A Chandler pediatrician and other Valley doctors are writing unusual prescriptions that do not have to do with medicine but could save babies and children’s lives.
Dr. Judy Pendleton, owner of Pendleton Pediatrics at 1445 W. Chandler Blvd., is among about 20 to 25 doctors in the Valley giving parents prescriptions urging them to enroll their babies in swimming lessons.
Lana Whitehead, one of the originators and the president of SWIMkids USA, a swimming lessons business in Mesa, is thrilled doctors are educating parents about swim safety for their little ones.
Whitehead is president of the national Water Smart Babies program, through which pediatricians write prescriptions for babies to get swim lessons.
The program also teaches parents about safety measures including fencing around pools, the need for adult supervision of kids around water and CPR classes.
Pendleton and other doctors around the country give parents paper prescriptions to stress the importance of swim lessons.
She said since 2014 she has been writing the water safety prescriptions starting when babies come for their 6-month-old check-up and then again when they are 9 months old.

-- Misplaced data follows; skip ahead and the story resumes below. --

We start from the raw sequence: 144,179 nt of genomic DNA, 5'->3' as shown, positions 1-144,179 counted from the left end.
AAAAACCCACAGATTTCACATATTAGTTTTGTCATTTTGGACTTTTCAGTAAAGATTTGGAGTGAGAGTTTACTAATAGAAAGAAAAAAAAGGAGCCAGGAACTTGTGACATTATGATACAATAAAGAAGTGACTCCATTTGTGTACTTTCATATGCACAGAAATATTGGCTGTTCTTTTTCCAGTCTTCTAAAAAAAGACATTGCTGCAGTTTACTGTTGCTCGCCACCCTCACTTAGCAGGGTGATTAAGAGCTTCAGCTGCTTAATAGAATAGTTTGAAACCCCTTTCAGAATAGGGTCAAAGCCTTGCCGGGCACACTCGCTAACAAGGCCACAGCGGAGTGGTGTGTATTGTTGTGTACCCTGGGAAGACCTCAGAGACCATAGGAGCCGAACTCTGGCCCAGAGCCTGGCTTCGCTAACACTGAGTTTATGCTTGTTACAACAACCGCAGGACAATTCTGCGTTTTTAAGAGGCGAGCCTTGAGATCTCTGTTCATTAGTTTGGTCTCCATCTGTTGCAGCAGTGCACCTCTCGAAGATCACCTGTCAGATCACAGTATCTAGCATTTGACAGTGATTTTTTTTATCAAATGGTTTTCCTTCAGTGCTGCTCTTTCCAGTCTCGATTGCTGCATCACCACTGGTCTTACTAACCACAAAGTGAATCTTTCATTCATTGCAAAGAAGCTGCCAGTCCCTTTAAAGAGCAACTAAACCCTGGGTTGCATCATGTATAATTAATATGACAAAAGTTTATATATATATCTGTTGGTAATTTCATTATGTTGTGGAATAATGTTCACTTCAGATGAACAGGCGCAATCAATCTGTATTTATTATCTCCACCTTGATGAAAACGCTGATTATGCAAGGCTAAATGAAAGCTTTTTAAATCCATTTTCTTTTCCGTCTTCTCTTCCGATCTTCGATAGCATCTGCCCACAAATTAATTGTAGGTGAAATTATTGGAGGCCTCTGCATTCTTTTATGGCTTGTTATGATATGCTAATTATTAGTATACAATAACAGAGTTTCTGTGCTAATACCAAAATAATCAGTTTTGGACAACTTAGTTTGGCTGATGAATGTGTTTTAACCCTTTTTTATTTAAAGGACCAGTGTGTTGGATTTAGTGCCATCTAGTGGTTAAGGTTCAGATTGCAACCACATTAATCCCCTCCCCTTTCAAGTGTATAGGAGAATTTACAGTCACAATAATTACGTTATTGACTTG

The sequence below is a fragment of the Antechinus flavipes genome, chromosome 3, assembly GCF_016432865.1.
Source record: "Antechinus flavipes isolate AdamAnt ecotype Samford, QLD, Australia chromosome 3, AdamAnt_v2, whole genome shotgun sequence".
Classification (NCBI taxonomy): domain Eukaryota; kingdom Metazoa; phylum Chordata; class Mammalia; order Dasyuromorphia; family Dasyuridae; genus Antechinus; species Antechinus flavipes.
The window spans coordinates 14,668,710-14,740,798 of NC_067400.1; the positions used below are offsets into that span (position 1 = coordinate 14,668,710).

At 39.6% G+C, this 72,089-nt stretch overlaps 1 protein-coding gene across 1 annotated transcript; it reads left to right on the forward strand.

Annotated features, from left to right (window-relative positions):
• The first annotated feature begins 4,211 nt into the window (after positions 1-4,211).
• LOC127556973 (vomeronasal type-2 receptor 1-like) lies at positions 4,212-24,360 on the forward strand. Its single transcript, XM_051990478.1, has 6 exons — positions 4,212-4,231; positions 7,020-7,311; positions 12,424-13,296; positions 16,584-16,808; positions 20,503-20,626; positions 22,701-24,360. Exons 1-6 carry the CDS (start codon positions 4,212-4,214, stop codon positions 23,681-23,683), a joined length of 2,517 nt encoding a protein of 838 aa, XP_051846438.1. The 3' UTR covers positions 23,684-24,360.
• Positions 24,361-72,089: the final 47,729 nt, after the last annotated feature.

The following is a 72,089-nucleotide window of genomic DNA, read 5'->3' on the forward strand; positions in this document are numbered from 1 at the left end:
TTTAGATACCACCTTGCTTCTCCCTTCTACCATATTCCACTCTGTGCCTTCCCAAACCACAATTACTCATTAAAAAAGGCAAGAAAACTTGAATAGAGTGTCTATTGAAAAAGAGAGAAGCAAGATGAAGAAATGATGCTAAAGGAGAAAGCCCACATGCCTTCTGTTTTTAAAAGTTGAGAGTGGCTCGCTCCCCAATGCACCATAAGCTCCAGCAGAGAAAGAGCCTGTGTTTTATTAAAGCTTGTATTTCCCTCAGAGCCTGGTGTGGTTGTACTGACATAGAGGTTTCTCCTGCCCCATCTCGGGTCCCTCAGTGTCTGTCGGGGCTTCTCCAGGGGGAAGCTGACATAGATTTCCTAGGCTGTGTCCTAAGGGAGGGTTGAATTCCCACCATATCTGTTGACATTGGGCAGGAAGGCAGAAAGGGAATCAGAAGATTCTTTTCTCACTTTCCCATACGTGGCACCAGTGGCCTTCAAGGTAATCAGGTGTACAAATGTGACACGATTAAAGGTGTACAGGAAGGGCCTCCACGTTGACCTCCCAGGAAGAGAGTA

Pendleton said babies physically could start swimming lessons at 6 months because their neck is strong enough and because they are regulated with sleep and developmentally.
“I think pediatricians are all about preventative medicine,” Pendleton said. “If you intervene early you can spare a lot of problems, illnesses. We stress safety and early intervention with reading and water safety. We’re all about stopping something before it becomes a problem and promoting healthy habits. It’s definitely a perfect setting: a pediatrician’s office.”
She said when the babies return for a check-up at 9 months, she asks the parents if their young sons or daughters are enrolled in swim lessons. Pendleton asks them again about it when the kids are older, too.
“When something happens in the news it makes them more aware and vigilant,” she said.
Pendleton said by the nine-month-old appointment most of the parents who visit her practice have enrolled their baby in swim classes.
Whitehead is considered a pioneer in the swim-float-swim technique aimed at helping people stay safer in the water.